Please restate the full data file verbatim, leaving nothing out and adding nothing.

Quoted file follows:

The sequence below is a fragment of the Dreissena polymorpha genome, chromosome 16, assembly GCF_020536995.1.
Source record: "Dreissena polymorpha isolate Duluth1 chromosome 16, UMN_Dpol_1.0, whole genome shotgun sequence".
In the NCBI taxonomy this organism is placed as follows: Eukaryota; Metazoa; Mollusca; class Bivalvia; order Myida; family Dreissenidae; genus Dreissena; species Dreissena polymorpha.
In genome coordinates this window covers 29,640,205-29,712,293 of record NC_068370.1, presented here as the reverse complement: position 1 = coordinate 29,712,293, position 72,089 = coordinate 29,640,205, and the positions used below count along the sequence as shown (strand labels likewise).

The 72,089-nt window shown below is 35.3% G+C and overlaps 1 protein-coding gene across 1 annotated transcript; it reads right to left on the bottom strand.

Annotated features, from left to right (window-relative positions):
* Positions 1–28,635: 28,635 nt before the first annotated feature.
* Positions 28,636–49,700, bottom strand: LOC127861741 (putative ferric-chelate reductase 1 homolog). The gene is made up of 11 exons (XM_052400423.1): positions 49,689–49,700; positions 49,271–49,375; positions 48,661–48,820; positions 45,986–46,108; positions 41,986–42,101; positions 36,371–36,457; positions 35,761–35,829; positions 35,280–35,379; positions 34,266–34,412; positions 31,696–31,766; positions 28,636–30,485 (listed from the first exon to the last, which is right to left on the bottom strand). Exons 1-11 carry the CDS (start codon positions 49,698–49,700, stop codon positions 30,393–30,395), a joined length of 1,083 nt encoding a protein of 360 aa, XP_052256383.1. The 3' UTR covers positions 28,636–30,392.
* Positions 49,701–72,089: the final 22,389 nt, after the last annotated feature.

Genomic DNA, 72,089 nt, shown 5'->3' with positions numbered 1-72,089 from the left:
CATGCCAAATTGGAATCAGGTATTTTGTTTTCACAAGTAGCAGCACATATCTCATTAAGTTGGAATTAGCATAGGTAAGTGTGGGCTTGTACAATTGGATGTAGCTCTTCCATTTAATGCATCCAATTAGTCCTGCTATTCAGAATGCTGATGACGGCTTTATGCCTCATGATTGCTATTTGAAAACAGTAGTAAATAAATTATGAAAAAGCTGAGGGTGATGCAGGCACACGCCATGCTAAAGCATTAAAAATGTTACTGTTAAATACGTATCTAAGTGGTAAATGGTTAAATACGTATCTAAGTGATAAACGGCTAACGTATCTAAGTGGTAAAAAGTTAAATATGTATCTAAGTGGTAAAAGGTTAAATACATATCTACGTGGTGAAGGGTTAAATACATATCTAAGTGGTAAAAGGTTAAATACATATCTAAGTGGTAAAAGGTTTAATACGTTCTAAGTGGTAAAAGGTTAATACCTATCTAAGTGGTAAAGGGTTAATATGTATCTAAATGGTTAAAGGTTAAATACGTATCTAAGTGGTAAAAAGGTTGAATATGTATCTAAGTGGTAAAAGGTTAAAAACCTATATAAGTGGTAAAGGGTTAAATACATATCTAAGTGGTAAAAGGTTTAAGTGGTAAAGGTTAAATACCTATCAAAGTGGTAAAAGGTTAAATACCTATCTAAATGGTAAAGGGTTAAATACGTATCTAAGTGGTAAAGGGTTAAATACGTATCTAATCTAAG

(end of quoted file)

The sequence below is a fragment of the Dreissena polymorpha genome, chromosome 16, assembly GCF_020536995.1.
Source record: "Dreissena polymorpha isolate Duluth1 chromosome 16, UMN_Dpol_1.0, whole genome shotgun sequence".
In the NCBI taxonomy this organism is placed as follows: Eukaryota; Metazoa; Mollusca; class Bivalvia; order Myida; family Dreissenidae; genus Dreissena; species Dreissena polymorpha.
In genome coordinates this window covers 29,640,205-29,712,293 of record NC_068370.1, presented here as the reverse complement: position 1 = coordinate 29,712,293, position 72,089 = coordinate 29,640,205, and the positions used below count along the sequence as shown (strand labels likewise).

The 72,089-nt window shown below is 35.3% G+C and overlaps 1 protein-coding gene across 1 annotated transcript; it reads right to left on the bottom strand.

Annotated features, from left to right (window-relative positions):
* Positions 1–28,635: 28,635 nt before the first annotated feature.
* Positions 28,636–49,700, bottom strand: LOC127861741 (putative ferric-chelate reductase 1 homolog). The gene is made up of 11 exons (XM_052400423.1): positions 49,689–49,700; positions 49,271–49,375; positions 48,661–48,820; positions 45,986–46,108; positions 41,986–42,101; positions 36,371–36,457; positions 35,761–35,829; positions 35,280–35,379; positions 34,266–34,412; positions 31,696–31,766; positions 28,636–30,485 (listed from the first exon to the last, which is right to left on the bottom strand). Exons 1-11 carry the CDS (start codon positions 49,698–49,700, stop codon positions 30,393–30,395), a joined length of 1,083 nt encoding a protein of 360 aa, XP_052256383.1. The 3' UTR covers positions 28,636–30,392.
* Positions 49,701–72,089: the final 22,389 nt, after the last annotated feature.

Genomic DNA, 72,089 nt, shown 5'->3' with positions numbered 1-72,089 from the left:
CATGCCAAATTGGAATCAGGTATTTTGTTTTCACAAGTAGCAGCACATATCTCATTAAGTTGGAATTAGCATAGGTAAGTGTGGGCTTGTACAATTGGATGTAGCTCTTCCATTTAATGCATCCAATTAGTCCTGCTATTCAGAATGCTGATGACGGCTTTATGCCTCATGATTGCTATTTGAAAACAGTAGTAAATAAATTATGAAAAAGCTGAGGGTGATGCAGGCACACGCCATGCTAAAGCATTAAAAATGTTACTGTTAAATACGTATCTAAGTGGTAAATGGTTAAATACGTATCTAAGTGATAAACGGCTAACGTATCTAAGTGGTAAAAAGTTAAATATGTATCTAAGTGGTAAAAGGTTAAATACATATCTACGTGGTGAAGGGTTAAATACATATCTAAGTGGTAAAAGGTTAAATACATATCTAAGTGGTAAAAGGTTTAATACGTTCTAAGTGGTAAAAGGTTAATACCTATCTAAGTGGTAAAGGGTTAATATGTATCTAAATGGTTAAAGGTTAAATACGTATCTAAGTGGTAAAAAGGTTGAATATGTATCTAAGTGGTAAAAGGTTAAAAACCTATATAAGTGGTAAAGGGTTAAATACATATCTAAGTGGTAAAAGGTTTAAGTGGTAAAGGTTAAATACCTATCAAAGTGGTAAAAGGTTAAATACCTATCTAAATGGTAAAGGGTTAAATACGTATCTAAGTGGTAAAGGGTTAAATACGTATCTAATCTAAG